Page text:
The American Scene

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The American Scene is a book (1907) by Henry James describing his travels throughout the United States in 1904–1905.


(Indiana University Press, 1968, Library of Congress catalogue card number 68-14605)

  • The huge new houses, up and down, looked over their smart, short lawns as with a certain familiar prominence in their profiles, which was borne out by the accent, loud, assertive, yet benevolent withal, with which they confessed to their extreme expensiveness. "Oh, yes; we were awfully dear, for what we are and for what we do" — it was proud, but it was rather rueful; with the odd appearance everywhere as of florid creations waiting, a little bewilderingly, for their justification, waiting for the next clause in the sequence, waiting in short for life, for time, for interest, for character, for identity itself to come to them, quite as large spread tables or superfluous shops may wait for guests and customers.
    • Ch. I: New England - An Autumn Impression, pt. I (p. 8)
  • The ample villas, in their full dress, planted each on its little square of brightly-green carpet, and as with their stiff skirts pulled well down, eyed each other, at short range, from head to foot; while the open road, the chariots, the buggies, the motors, the pedestrians — which last number, indeed, was remarkably small — regarded at their ease both this reciprocity and the parties to it. It was in fact all one participation, with an effect deterrent to those ingenuities, or perhaps indeed rather to those commonplaces, of conjecture produced in general by the outward show of the fortunate life. That, precisely, appeared the answer to the question of manners: the fact that in such conditions there couldn't be any manners to speak of; that the basis of privacy was somehow wanting for them; and that nothing, accordingly, no image, no presumption of constituted relations, possibilities, amenities, in the social, the domestic order, was inwardly projected. It was as if the projection had been so completely outward that one could but find one's self almost uneasy about the mere perspective required for the common acts of the personal life, that minimum of vagueness as to what takes place in it for which the complete "home" aspires to provide.
    • Ch. I: New England, pt. I (p. 10)
  • That, at any rate, would seem in each instance the most direct message of the life displayed to the observer, on the fresher evenings, in the halls and parlours, the large, clean, bare spaces (almost penally clean and bare), where plain, respectable families seemed to sit and study in silence, with a kind of awe indeed, as from a sense of inevitable doom, their reflected resemblances, from group to group, their baffling identities of type and tone, their inability to escape from participations and communities.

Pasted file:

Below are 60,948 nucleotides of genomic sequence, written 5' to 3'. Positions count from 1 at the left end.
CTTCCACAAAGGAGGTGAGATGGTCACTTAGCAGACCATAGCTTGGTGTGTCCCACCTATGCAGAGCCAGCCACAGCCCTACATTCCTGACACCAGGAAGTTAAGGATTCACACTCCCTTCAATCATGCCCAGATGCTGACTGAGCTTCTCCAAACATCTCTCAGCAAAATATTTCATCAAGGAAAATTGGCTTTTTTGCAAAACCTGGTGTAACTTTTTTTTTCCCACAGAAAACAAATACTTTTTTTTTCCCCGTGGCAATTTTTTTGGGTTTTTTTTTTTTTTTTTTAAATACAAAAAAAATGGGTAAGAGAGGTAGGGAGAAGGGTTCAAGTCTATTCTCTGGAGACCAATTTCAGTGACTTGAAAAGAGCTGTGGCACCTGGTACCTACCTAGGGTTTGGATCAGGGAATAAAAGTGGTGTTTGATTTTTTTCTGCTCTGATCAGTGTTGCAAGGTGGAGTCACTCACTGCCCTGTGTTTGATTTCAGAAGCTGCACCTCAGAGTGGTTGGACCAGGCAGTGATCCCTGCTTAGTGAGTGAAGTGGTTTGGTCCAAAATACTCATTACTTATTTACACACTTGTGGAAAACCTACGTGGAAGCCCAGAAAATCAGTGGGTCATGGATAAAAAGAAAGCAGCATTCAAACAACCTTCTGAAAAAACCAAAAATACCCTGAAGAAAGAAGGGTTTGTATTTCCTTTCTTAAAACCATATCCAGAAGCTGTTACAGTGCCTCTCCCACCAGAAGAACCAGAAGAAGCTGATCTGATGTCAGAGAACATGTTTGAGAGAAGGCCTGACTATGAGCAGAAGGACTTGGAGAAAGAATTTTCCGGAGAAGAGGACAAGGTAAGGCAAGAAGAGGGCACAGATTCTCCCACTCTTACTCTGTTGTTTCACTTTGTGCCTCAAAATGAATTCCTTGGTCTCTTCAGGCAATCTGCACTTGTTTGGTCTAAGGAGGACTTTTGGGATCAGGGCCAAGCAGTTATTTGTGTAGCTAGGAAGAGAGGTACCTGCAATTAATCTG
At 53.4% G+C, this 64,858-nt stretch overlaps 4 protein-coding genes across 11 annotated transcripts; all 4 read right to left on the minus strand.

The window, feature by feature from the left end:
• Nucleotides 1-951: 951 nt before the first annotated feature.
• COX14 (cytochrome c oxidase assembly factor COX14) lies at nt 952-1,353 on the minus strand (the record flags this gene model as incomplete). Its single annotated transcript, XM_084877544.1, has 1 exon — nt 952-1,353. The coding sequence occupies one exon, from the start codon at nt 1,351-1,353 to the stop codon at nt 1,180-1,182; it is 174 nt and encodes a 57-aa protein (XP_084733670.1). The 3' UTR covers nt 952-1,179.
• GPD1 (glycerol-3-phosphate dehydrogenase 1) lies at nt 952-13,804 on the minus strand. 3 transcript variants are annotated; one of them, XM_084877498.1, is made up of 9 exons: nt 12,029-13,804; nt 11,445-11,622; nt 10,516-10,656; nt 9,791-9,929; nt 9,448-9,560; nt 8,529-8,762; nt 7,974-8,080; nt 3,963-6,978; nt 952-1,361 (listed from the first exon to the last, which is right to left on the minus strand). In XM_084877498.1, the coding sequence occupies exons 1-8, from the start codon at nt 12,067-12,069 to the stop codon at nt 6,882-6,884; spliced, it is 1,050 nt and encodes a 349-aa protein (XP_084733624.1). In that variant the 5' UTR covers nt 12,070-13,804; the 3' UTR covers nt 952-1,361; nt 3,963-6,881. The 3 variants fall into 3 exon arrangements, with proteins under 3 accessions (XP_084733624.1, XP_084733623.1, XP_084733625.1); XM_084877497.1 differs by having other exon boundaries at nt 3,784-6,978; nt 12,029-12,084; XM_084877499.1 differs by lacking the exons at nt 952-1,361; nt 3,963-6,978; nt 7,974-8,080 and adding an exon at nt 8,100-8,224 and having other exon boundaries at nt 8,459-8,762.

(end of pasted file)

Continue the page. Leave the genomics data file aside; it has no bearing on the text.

• Ch. I: New England, pt. III (p. 31)
  • What was taking place was a perpetual repudiation of the past, so far as there had been a past to repudiate, so far as the past was a positive rather than a negative quantity. There had been plenty in it, assuredly, of the negative, and that was but a shabbiness to disown or a deception to expose; yet there had been an old conscious commemorated life too, and it was this that had become the victim of supersession. The pathos, so to call it, of the impression was somehow that it didn't, the earlier, simpler condition, still resist or protest, or at all expressively flush through; it was consenting to become a past with all the fine candour with which it had tried to affirm itself, in its day, as a present — and very much, for that matter, as with a due ironic forecast of the fate in store for the hungry, triumphant actual.
    • Ch. I: New England, pt. VI (p. 53)
  • Crowned not only with no history, but with no credible possibility of time for history, and consecrated by no uses save the commercial at any cost, they [sky-scrapers] are simply the most piercing notes in that concert of the expensively provisional into which your supreme sense of New York resolves itself
    • Ch. 2: New York Revisited, pt. I (p. 77)
  • The reflecting surfaces, of the ironic, of the epic order, suspended in the New York atmosphere, have yet to show symptoms of shining out, and the monstrous phenomena themselves, meanwhile, strike me as having, with their immense momentum, got the start, got ahead of, in proper parlance, any possibility of poetic, of dramatic capture.
    • Ch. 2: New York Revisited, pt. I (p. 83)